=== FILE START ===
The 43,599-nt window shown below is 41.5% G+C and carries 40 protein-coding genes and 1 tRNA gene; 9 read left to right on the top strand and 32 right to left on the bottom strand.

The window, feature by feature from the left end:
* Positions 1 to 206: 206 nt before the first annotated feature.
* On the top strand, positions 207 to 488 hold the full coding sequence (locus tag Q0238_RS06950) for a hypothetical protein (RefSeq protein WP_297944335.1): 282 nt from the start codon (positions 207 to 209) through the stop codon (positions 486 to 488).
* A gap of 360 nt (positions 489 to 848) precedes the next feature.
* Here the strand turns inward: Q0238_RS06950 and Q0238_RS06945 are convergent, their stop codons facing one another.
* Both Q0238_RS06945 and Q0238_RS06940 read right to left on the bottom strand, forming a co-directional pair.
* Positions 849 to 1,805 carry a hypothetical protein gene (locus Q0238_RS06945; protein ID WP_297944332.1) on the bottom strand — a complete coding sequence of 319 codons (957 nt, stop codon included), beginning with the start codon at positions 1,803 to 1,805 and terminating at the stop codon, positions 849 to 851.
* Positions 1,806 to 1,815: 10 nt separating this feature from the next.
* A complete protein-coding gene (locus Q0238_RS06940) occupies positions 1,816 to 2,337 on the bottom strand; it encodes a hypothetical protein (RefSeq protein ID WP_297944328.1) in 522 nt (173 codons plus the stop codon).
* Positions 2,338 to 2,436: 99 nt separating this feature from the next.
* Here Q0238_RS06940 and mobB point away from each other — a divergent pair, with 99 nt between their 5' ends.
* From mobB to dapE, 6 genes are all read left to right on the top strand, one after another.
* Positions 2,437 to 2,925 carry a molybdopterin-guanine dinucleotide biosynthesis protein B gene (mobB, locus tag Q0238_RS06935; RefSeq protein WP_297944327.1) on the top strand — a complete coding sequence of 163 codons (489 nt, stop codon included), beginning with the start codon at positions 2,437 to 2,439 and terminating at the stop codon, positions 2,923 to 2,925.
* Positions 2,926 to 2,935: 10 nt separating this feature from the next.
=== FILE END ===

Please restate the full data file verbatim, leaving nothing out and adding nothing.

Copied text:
The 43,599-nt window shown below is 41.5% G+C and carries 40 protein-coding genes and 1 tRNA gene; 9 read left to right on the top strand and 32 right to left on the bottom strand.

The window, feature by feature from the left end:
* Positions 1 to 206: 206 nt before the first annotated feature.
* On the top strand, positions 207 to 488 hold the full coding sequence (locus tag Q0238_RS06950) for a hypothetical protein (RefSeq protein WP_297944335.1): 282 nt from the start codon (positions 207 to 209) through the stop codon (positions 486 to 488).
* A gap of 360 nt (positions 489 to 848) precedes the next feature.
* Here the strand turns inward: Q0238_RS06950 and Q0238_RS06945 are convergent, their stop codons facing one another.
* Both Q0238_RS06945 and Q0238_RS06940 read right to left on the bottom strand, forming a co-directional pair.
* Positions 849 to 1,805 carry a hypothetical protein gene (locus Q0238_RS06945; protein ID WP_297944332.1) on the bottom strand — a complete coding sequence of 319 codons (957 nt, stop codon included), beginning with the start codon at positions 1,803 to 1,805 and terminating at the stop codon, positions 849 to 851.
* Positions 1,806 to 1,815: 10 nt separating this feature from the next.
* A complete protein-coding gene (locus Q0238_RS06940) occupies positions 1,816 to 2,337 on the bottom strand; it encodes a hypothetical protein (RefSeq protein ID WP_297944328.1) in 522 nt (173 codons plus the stop codon).
* Positions 2,338 to 2,436: 99 nt separating this feature from the next.
* Here Q0238_RS06940 and mobB point away from each other — a divergent pair, with 99 nt between their 5' ends.
* From mobB to dapE, 6 genes are all read left to right on the top strand, one after another.
* Positions 2,437 to 2,925 carry a molybdopterin-guanine dinucleotide biosynthesis protein B gene (mobB, locus tag Q0238_RS06935; RefSeq protein WP_297944327.1) on the top strand — a complete coding sequence of 163 codons (489 nt, stop codon included), beginning with the start codon at positions 2,437 to 2,439 and terminating at the stop codon, positions 2,923 to 2,925.
* Positions 2,926 to 2,935: 10 nt separating this feature from the next.